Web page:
The iPhone is a pretty slick feat of engineering. There is undoubtedly a lot of technology packed into that slim device in your pocket, but sometimes things break or wear out. When that happens, there's a range of options for getting it fixed, from the buy, or perhaps, your local gadget shop.
Of course, if you're really ambitious you can repair it yourself. I've made a variety of repairs and upgrades to Apple products over the years. I've replaced more than one iPhone display, a MacBook Pro hard drive, iMac and MacBook Air memory, and even a Titanium PowerBook SuperDrive (back when Macs actually had CD/DVD drives).
The thing is, Apple doesn't want you to repair devices on your own, especially when it comes to your battery. The company would much prefer you take it to one of its own service locations, or to one that it authorizes.
If you don't, the company takes issue. Apple recently started displaying a warning in the battery health indicator in your iPhone's settings when it detects that a battery wasn't installed through Apple's official repair channels. That is true even if the battery is a certified Apple unit but isn't installed by an authorized technician.
Repairing Your Own Device
Those who favor the ability for users to repair their own devices, like the repair site iFixit, have criticized Apple for the move because it can confuse iPhone users who aren't sure if the warning indicates a problem with the new battery or their device. In addition, devices with unauthorized batteries will no longer display their battery's current health status.
That's because the battery has a small microprocessor that monitors battery charge levels, charge cycles, and temperature, and sends that information to the iPhone to allow it to keep track of the overall health of your battery. Only Apple and its authorized repair centers are able to configure this controller.
There are a variety of theories as to why Apple is so picky about how you get your device repaired, and there are good arguments to be made that the company is too restrictive when it comes to fixing your device yourself. There is even a push for Congress to get involved and pass "right to repair" legislation that would prevent companies from penalizing consumers who use unauthorized repair services or repair them on their own.
But here's the thing, Lithium-ion batteries, like those in iPhones -- and every smartphone, for that matter-- are basically a constant chemical reaction. They've also been known to catch fire, or even explode when they're defective or aren't handled well.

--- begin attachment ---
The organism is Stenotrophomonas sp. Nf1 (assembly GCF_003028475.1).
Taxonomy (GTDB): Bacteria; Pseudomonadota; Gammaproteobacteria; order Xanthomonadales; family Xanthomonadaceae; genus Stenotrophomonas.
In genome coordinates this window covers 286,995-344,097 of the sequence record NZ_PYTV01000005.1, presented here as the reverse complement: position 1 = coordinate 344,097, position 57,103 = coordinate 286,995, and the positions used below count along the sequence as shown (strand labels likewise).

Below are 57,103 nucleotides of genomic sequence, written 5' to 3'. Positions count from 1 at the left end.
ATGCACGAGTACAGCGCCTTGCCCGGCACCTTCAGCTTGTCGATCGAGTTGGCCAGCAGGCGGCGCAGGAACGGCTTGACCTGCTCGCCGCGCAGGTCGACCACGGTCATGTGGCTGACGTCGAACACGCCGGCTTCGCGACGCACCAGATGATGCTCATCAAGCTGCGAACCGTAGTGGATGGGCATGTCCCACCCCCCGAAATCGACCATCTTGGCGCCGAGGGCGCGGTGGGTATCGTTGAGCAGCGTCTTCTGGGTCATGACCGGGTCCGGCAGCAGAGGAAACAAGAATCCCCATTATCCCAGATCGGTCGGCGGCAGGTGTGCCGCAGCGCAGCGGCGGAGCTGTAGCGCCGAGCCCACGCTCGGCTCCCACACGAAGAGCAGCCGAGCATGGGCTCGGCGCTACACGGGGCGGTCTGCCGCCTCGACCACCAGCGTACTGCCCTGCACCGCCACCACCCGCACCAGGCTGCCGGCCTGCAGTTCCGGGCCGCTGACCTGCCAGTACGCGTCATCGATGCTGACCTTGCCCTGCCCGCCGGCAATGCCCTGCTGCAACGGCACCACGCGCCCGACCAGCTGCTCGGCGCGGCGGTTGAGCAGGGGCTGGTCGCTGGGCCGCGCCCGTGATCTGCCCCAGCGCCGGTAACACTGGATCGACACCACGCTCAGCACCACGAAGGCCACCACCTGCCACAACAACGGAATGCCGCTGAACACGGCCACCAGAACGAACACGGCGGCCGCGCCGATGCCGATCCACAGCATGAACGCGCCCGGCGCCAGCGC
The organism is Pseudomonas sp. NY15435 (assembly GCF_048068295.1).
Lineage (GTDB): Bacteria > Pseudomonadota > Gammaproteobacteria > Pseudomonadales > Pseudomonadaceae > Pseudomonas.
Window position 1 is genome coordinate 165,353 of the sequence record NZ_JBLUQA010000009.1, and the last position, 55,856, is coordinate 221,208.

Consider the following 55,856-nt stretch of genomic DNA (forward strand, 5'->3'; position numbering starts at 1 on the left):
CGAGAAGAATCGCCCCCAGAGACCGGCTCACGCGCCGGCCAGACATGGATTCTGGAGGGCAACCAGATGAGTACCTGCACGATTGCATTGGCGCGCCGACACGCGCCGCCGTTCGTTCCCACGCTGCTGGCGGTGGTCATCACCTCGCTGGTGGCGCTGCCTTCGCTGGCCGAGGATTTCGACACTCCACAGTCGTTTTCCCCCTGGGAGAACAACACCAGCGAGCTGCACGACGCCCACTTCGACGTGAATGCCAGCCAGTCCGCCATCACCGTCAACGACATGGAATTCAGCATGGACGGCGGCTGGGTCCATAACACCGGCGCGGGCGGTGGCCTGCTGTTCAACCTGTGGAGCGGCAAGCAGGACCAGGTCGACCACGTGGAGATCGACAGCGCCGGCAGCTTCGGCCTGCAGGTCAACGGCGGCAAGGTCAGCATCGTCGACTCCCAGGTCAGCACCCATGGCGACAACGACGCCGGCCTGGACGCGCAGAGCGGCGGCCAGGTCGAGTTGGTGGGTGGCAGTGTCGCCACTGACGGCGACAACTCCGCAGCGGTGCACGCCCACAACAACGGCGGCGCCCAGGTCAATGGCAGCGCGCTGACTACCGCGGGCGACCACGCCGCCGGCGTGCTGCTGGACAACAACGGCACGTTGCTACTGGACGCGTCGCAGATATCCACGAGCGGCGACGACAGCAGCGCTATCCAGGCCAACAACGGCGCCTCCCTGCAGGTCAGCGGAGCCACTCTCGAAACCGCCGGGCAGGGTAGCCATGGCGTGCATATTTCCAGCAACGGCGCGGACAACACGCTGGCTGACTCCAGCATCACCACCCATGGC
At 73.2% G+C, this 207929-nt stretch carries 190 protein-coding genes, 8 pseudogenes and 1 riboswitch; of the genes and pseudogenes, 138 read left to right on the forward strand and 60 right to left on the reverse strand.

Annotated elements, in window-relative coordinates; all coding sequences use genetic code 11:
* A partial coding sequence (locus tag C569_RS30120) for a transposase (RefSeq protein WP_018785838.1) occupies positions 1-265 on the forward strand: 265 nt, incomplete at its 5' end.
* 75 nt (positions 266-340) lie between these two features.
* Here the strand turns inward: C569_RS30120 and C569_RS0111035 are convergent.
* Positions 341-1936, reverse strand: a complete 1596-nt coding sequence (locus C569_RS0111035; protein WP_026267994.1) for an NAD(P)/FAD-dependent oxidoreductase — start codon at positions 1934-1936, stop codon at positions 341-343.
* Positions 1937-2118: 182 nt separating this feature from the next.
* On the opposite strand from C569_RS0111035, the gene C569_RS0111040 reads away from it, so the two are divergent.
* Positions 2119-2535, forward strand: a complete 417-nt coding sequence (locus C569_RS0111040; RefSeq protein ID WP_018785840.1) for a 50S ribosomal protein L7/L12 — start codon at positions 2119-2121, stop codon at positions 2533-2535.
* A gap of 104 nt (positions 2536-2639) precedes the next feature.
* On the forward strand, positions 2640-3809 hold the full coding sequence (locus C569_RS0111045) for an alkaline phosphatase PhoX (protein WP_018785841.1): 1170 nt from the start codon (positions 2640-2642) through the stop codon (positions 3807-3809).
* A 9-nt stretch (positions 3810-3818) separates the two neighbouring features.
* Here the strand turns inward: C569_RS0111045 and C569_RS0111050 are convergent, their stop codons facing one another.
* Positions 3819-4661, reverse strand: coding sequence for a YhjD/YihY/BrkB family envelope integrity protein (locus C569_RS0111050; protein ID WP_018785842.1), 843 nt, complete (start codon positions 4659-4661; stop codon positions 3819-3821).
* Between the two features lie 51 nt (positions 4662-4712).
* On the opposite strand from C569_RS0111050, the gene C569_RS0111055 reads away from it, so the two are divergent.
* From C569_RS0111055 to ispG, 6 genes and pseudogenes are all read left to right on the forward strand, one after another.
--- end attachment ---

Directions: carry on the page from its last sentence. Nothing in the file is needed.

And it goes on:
Apple recently recalled a whole slew of MacBook Pro batteries over concerns that they're a fire risk. So yes, Apple is kind of picky about how their batteries get repaired or replaced.
Here's what the company said in a statement to iMore about this recent move:
"We take the safety of our customers very seriously and want to make sure any battery replacement is done properly. There are now over 1,800 Apple authorized service providers across the U.S., so our customers have even more convenient access to quality repairs. Last year, we introduced a new feature to notify customers if we were unable to verify that a new, genuine battery was installed by a certified technician following Apple repair processes.
This information is there to help protect our customers from damaged, poor quality, or used batteries that can lead to safety or performance issues. This notification does not impact the customer's ability to use the phone after an unauthorized repair."
Does Apple make money when it repairs your battery (or device in general)? Of course it does. But in the case of batteries, I genuinely don't think this is some big conspiracy to generate cash for the company. I'm not suggesting that argument is without merit, just that there's a far bigger issue for the company.
All to say, there's a difference between repairing your display and replacing your battery. Only one of those might explode on an airplane. That's not even unheard-of at this point.
Protecting the Brand
Apple might not technically be liable if one of those unauthorized batteries caught fire, but it would absolutely take a hit to its brand. Can you imagine how quickly people would stop buying iPhones if they started to catch fire in people's pockets? Just ask Samsung.
No, the real reason Apple is discouraging users from replacing their iPhone battery themselves isn't greed. It's that Apple is-- above everything else-- a brand, and it has an extraordinary interest in protecting that brand.
Apple's brand is the most valuable in the world because its products just work and consistently delight its customers. Exploding batteries don't delight anyone, and the company would rather not take any chances. That's not all that unreasonable when you think about it that way.
Still, Apple will allow you to carry on if you choose to DIY. Your phone will still work fine-- you'll only lose access to the battery health indicator features, and you'll just have to live with the warning buried deep in the settings of your device.